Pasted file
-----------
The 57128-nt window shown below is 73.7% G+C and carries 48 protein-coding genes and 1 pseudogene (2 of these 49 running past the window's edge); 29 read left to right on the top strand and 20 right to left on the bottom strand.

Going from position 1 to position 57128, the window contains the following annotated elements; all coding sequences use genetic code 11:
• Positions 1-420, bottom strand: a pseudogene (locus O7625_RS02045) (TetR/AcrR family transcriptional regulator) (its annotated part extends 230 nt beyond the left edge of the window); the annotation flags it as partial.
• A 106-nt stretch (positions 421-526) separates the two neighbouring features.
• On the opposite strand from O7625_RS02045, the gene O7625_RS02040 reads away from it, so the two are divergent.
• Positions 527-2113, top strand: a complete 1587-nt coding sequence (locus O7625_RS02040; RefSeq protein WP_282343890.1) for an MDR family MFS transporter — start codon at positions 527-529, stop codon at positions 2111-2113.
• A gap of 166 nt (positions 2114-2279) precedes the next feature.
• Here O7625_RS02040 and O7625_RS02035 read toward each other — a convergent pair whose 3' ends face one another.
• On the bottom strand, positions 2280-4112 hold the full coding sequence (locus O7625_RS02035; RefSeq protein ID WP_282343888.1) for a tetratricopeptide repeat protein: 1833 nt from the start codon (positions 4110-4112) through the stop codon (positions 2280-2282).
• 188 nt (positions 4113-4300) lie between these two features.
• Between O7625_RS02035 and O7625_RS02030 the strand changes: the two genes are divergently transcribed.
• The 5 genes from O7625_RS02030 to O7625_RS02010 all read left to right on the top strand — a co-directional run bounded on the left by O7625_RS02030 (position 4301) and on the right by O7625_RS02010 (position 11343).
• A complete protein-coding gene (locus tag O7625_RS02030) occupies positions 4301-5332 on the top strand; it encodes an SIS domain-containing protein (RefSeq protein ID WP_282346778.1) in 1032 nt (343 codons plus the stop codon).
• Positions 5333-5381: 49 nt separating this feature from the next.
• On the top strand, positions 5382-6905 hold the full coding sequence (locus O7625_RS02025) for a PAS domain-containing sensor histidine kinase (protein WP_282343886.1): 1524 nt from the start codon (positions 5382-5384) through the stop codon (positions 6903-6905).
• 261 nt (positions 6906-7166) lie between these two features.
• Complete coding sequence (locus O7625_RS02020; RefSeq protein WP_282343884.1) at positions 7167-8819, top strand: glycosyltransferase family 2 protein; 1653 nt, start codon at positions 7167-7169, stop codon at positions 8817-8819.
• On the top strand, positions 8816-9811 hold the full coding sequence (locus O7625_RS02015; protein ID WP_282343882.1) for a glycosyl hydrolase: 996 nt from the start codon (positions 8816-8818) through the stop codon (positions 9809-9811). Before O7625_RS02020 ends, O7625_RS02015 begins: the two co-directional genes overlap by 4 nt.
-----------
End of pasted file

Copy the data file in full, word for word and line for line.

The 57128-nt window shown below is 73.7% G+C and carries 48 protein-coding genes and 1 pseudogene (2 of these 49 running past the window's edge); 29 read left to right on the top strand and 20 right to left on the bottom strand.

Going from position 1 to position 57128, the window contains the following annotated elements; all coding sequences use genetic code 11:
• Positions 1-420, bottom strand: a pseudogene (locus O7625_RS02045) (TetR/AcrR family transcriptional regulator) (its annotated part extends 230 nt beyond the left edge of the window); the annotation flags it as partial.
• A 106-nt stretch (positions 421-526) separates the two neighbouring features.
• On the opposite strand from O7625_RS02045, the gene O7625_RS02040 reads away from it, so the two are divergent.
• Positions 527-2113, top strand: a complete 1587-nt coding sequence (locus O7625_RS02040; RefSeq protein WP_282343890.1) for an MDR family MFS transporter — start codon at positions 527-529, stop codon at positions 2111-2113.
• A gap of 166 nt (positions 2114-2279) precedes the next feature.
• Here O7625_RS02040 and O7625_RS02035 read toward each other — a convergent pair whose 3' ends face one another.
• On the bottom strand, positions 2280-4112 hold the full coding sequence (locus O7625_RS02035; RefSeq protein ID WP_282343888.1) for a tetratricopeptide repeat protein: 1833 nt from the start codon (positions 4110-4112) through the stop codon (positions 2280-2282).
• 188 nt (positions 4113-4300) lie between these two features.
• Between O7625_RS02035 and O7625_RS02030 the strand changes: the two genes are divergently transcribed.
• The 5 genes from O7625_RS02030 to O7625_RS02010 all read left to right on the top strand — a co-directional run bounded on the left by O7625_RS02030 (position 4301) and on the right by O7625_RS02010 (position 11343).
• A complete protein-coding gene (locus tag O7625_RS02030) occupies positions 4301-5332 on the top strand; it encodes an SIS domain-containing protein (RefSeq protein ID WP_282346778.1) in 1032 nt (343 codons plus the stop codon).
• Positions 5333-5381: 49 nt separating this feature from the next.
• On the top strand, positions 5382-6905 hold the full coding sequence (locus O7625_RS02025) for a PAS domain-containing sensor histidine kinase (protein WP_282343886.1): 1524 nt from the start codon (positions 5382-5384) through the stop codon (positions 6903-6905).
• 261 nt (positions 6906-7166) lie between these two features.
• Complete coding sequence (locus O7625_RS02020; RefSeq protein WP_282343884.1) at positions 7167-8819, top strand: glycosyltransferase family 2 protein; 1653 nt, start codon at positions 7167-7169, stop codon at positions 8817-8819.
• On the top strand, positions 8816-9811 hold the full coding sequence (locus O7625_RS02015; protein ID WP_282343882.1) for a glycosyl hydrolase: 996 nt from the start codon (positions 8816-8818) through the stop codon (positions 9809-9811). Before O7625_RS02020 ends, O7625_RS02015 begins: the two co-directional genes overlap by 4 nt.